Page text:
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Band of Brothers by Stephen E. Ambrose
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Band of Brothers

by Stephen E. Ambrose

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Summary: In World War II, the men of the 101st Airborne, 506th Parachute Infantry Regiment, Easy Company were an elite group of soldiers. Trained to parachute in for ground operations behind enemy lines, these men were key in many of the major European battles of the war. After extensive training in the states, they first saw action on D-Day, held the line at the Battle of the Bulge, and captured Hitler's home at Berchtesgaden. Their amazing accomplishments came not only for their training, but from their fierce dedication to their country, their company, and above all else, to the man fighting next to them.

Review: If we're talking general principles, I prefer reading the book before I see the movie. In the case of Band of Brothers, however, there was absolutely no way I ever would have picked up the book if I hadn't seen the excellent miniseries first. First, because it probably wouldn't have interested me: I wouldn't say military history is even close to being "my thing". And secondly, because watching the movie first really helped me with some of the things that I am bad at when I'm reading. For example, I'm very bad at keeping track of names when there's a huge cast of characters, none of whom appear on the page very often. I also don't visualize faces when I read, so having the characters as they're built up on screen, and having the actors' faces to put with the names, was a huge help in terms of following along with the book. Another thing that I am very, very bad at is visualizing battles, particularly when it comes to troop movements and strategy. (Potentially caused by a lack of playing Risk as a child?) Having maps at the beginning of the book helped with this a little, but having the visual basis from the miniseries to draw on helped me understand what Ambrose was describing throughout the book. Ambrose is not writing for the casual reader, either. He is writing for people who know military and military history and military weapons and military ranks and military abbreviations and military troop organization, etc. I knew things like NCO and XO already, but he'd toss in things like CP and "Monty" without ever defining who or what they were.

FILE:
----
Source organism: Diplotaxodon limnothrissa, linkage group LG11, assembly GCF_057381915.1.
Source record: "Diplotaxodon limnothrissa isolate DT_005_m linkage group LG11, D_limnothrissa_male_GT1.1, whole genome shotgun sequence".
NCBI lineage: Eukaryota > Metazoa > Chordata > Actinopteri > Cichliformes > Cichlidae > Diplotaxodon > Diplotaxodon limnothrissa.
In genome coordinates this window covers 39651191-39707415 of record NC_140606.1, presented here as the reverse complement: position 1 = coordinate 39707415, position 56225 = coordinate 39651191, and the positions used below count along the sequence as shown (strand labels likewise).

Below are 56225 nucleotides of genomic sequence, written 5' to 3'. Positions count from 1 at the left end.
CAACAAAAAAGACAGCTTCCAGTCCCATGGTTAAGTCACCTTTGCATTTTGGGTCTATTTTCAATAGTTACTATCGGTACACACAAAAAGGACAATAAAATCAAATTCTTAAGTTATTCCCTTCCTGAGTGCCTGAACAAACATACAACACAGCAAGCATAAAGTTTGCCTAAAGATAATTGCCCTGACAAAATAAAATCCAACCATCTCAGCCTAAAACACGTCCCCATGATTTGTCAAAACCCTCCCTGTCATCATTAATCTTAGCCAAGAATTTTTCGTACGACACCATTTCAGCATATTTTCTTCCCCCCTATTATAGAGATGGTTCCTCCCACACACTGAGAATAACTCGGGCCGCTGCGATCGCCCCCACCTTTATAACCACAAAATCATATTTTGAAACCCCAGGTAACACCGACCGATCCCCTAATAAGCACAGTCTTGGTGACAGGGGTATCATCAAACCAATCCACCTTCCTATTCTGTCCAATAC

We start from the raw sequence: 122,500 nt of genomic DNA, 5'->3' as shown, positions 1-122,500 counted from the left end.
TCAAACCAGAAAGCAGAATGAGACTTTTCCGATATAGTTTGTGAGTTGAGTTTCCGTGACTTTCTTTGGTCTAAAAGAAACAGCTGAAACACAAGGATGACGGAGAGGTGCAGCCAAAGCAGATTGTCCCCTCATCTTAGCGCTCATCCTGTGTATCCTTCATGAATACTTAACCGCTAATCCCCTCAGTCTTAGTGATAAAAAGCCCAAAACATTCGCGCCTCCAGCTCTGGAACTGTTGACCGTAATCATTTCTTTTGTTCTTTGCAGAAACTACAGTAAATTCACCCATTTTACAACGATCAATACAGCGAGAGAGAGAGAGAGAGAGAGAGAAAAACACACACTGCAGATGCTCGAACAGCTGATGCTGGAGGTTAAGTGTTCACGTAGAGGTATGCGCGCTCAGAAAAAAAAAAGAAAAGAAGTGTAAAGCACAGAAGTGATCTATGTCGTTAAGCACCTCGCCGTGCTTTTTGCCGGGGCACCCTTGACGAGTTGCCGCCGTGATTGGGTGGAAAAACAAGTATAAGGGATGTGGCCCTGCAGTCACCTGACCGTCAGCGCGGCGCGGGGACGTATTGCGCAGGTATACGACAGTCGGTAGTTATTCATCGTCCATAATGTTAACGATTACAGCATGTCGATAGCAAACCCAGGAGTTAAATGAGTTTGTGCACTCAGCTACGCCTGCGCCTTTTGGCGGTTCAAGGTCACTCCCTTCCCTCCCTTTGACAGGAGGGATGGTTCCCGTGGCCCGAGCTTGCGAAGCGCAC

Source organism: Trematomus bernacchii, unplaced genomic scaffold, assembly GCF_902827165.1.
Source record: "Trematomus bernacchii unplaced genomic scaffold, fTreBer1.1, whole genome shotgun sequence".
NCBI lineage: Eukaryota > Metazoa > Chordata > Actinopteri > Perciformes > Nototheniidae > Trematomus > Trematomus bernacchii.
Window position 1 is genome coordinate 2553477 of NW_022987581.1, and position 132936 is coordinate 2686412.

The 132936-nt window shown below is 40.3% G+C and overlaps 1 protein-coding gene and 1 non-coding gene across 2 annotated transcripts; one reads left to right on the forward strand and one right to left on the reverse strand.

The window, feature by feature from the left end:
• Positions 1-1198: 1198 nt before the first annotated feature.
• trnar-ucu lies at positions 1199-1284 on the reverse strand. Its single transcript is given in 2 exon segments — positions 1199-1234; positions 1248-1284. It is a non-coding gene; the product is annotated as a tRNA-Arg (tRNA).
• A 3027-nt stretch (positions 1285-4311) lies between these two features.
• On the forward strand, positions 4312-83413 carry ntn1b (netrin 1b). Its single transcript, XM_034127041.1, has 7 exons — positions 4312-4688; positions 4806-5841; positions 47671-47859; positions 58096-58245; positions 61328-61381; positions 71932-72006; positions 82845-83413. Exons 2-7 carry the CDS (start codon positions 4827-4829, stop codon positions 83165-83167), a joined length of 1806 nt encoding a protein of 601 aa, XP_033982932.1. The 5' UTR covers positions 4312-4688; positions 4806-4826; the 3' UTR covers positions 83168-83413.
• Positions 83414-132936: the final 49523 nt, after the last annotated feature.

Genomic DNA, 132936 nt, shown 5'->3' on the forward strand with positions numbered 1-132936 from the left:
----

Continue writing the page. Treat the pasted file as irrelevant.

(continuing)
So, I definitely would have enjoyed the book substantially less if I didn't have the background of the miniseries to work with. But did I gain anything from reading the book at all? On the whole, I would say yes. Much like my experience with Generation Kill (which I did very similarly, saw the miniseries then read the book), seeing the miniseries gave me the visual basis for understanding the book, but reading the book gave me the details that got cut or just didn't come across on film. More details about training, about life in camp, about the various military actions, and especially about the place of Easy Company in the larger context of the war. On the flipside, however, the miniseries focuses more on the people, on developing the characters, which I prefer but which is not really Ambrose's focus. (Although his description of the post-war years were more detailed than in the miniseries, and was one of the more interesting parts of the book.)